Traveling with your pets

I’ve been counting down the days to our extended trip to Florida and it’s hard to believe in less than a week I’ll be waking up to the swooshing sounds of the ocean! I’m excited and really looking forward to my time in the sunshine state. It is, however, not without a lot of preparation. My girls Izzy and Kita are coming with us too! Which means we need to be prepared for the long drive down with them as well. My husband and I have made this trek by car several times over the years - his family has been in the area either part or full-time since he was a young child.  As I pack our gear, I thought I’d share a few tips for traveling with your pets. Whether it’s a 3 hour drive to the other side of the state, or a long trip across the country, more and more folks are bringing their furry family members along for the adventure.

Not every dog is ok with car rides. When we brought Kita home from PAWS, she threw up on the short car ride to our house. I thought it was all the changes from being surrendered then taken to the shelter and ending up at our house all in the same day. But when we took her to obedience class, to the vet or back to the shelter, she threw up every time. Izzy was great from the first day she came to live with us, so I wasn’t prepared for Kita’s carsickness. I was determined to have her enjoy car rides, so I took her for short rides every week. Just 2 miles down the street, to the bank, to the park, to the bike path, to visit a dog friend of ours and back. I wanted something fun to happen when we got to our destination so she would look forward to getting in the car. In just a short period of time, she got over it and we haven’t had any problems with her since. When we travel for longer trips, I don’t feed her a full meal, instead, giving her a handful of food throughout the day. On this long trip, I’ll feed her small meals at each rest stop. If you have a dog like Kita, ginger capsules beforehand is another option to help with carsickness.

It’s important to stop frequently and give your dog a chance to stretch their legs. I also relish walking at each break after sitting for several hours. Just like you need plenty of water, so do your pooches. If you’re not sure about water sources on your journey, then bring a cooler or a jug from home. Dogs like routine and feeding them their usual meal at their usual feeding time is important when you are on the road. So don’t forget to pack enough food for the duration of your trip. Keep your car well-ventilated. It’s better to use the air conditioner than to let your dog hang their head out the window. But if you do, buy a pair of dog googles so they don’t get injuries to their eyes from flying debris.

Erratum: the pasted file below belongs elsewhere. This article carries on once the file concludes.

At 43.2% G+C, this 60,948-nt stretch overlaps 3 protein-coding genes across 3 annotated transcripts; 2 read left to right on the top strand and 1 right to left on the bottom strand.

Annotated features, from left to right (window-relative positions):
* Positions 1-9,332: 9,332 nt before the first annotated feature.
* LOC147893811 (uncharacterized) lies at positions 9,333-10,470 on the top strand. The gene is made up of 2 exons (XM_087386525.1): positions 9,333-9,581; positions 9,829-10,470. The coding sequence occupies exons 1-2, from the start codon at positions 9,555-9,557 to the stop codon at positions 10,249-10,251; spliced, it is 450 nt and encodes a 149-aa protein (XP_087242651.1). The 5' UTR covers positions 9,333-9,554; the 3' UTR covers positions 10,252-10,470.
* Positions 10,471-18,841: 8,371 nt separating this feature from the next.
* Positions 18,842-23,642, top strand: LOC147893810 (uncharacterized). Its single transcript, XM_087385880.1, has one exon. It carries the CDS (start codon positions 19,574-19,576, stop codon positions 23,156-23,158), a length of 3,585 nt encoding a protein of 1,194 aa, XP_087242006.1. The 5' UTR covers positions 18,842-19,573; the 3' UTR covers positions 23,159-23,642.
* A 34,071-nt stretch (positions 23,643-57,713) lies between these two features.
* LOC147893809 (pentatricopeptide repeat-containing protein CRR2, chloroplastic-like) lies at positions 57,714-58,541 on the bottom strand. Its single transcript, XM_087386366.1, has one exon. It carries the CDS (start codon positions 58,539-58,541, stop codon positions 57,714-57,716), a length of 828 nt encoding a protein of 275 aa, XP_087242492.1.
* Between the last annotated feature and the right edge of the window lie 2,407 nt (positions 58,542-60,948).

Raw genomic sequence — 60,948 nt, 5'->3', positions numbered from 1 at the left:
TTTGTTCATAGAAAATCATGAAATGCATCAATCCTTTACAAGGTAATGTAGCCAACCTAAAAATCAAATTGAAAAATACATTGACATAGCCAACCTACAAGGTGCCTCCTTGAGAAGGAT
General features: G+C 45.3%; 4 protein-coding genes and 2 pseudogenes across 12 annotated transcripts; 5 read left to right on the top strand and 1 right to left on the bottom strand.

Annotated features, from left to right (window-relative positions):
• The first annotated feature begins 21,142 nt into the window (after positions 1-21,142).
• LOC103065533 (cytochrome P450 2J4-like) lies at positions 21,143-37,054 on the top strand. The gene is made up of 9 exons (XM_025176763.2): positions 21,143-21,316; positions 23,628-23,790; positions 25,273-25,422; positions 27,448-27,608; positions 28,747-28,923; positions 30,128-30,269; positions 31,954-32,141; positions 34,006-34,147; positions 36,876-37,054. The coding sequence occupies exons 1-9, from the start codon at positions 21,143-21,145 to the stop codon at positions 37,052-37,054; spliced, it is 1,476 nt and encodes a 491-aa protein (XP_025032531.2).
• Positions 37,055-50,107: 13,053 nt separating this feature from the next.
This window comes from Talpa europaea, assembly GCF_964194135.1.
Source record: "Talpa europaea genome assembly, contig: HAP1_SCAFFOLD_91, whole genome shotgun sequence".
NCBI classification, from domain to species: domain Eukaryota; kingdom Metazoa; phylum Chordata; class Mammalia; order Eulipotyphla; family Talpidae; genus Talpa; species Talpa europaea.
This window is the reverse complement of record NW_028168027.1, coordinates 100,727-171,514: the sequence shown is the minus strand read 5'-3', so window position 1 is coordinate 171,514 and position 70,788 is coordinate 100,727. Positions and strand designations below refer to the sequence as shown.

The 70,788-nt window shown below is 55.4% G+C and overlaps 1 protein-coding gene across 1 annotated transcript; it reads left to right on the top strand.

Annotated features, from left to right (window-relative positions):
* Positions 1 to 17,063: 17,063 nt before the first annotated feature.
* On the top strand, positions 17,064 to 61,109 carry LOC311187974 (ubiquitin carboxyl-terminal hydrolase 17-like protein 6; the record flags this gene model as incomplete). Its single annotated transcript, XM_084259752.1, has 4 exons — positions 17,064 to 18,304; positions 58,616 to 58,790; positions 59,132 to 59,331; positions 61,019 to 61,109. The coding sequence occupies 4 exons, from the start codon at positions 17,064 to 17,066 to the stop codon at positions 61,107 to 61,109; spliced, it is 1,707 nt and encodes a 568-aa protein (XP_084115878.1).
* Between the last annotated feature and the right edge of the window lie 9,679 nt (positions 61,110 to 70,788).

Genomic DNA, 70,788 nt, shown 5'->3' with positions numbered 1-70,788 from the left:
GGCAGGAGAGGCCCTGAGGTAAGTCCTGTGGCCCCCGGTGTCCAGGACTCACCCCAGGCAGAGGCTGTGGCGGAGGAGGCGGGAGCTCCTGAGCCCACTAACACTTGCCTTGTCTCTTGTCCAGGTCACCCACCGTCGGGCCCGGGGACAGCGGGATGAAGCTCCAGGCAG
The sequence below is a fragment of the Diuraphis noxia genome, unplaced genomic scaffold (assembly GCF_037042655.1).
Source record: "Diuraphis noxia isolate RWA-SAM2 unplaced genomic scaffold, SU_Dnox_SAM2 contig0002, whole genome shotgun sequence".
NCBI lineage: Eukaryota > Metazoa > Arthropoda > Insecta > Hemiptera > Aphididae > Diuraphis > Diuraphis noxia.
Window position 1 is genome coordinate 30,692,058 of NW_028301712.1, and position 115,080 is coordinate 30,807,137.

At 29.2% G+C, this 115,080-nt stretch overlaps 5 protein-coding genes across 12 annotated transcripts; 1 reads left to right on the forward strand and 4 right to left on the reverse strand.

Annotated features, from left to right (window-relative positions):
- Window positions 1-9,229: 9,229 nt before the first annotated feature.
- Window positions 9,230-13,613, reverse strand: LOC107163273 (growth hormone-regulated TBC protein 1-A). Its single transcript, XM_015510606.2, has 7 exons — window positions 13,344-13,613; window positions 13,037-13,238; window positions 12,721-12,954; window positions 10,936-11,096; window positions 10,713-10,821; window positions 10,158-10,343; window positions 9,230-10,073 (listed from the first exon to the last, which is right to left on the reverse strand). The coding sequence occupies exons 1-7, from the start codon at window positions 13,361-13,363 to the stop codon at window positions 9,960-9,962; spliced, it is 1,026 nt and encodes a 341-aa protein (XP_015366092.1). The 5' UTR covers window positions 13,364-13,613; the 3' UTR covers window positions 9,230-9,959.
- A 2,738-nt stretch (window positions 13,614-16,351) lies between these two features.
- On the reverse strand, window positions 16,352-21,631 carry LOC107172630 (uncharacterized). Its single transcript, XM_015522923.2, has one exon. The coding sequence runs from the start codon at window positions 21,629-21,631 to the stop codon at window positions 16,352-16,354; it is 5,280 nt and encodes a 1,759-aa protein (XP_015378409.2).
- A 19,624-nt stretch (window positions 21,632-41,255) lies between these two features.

Because we’ll be away from home for several weeks, I’m also packing their vaccination records, including their rabies tags. I don’t expect to need it, but it’s better to be over than under prepared. Many dogs get spooked or break away from cars at rest stops, so it’s also a good idea to bring a recent photo of your pooch. Hopefully this will never happen, but if you do find yourself chasing a loose dog, it’ll help to show people what your dog looks like. Updated identification tags are important too. My girls have tags with our address and my cell phone number. When we get to FL, I’ll switch to tags that will have our FL address instead.

Last, but most important, is safety restraints. I was astonished when I learned 30,000+ accidents occur each year because of an unrestrained pet. Did you know an unrestrained 10 pound dog in a car crash at 50 mph will exert 500 pounds of force? And an unrestrained 80 pound dog in a crash at 30 mph will exert 2400 pounds of force! I’ve had a seat belt for Izzy ever since she was a young pup. I just bought one for Kita too. If you choose to crate your dog, be sure to tether the crate to the car too. If you get slammed from behind, or to the side and the door opens, the crate will fall out. On a highway, this will only end badly. I did a great deal of research when I shopped for Kita’s seat belt. I believe it won’t be long before there are laws requiring all pets be restrained in a moving vehicle. Just like car crash tests, there are tests being conducted evaluating how safe pet restraints are. I chose one made by Kurgo. To date, they have only tested safe for pets up to 75 pounds. Since Kita is 25 pounds, it will be perfect for her.

So whether you are taking a short trip or a long journey with your furry friends, I hope you found these tips helpful!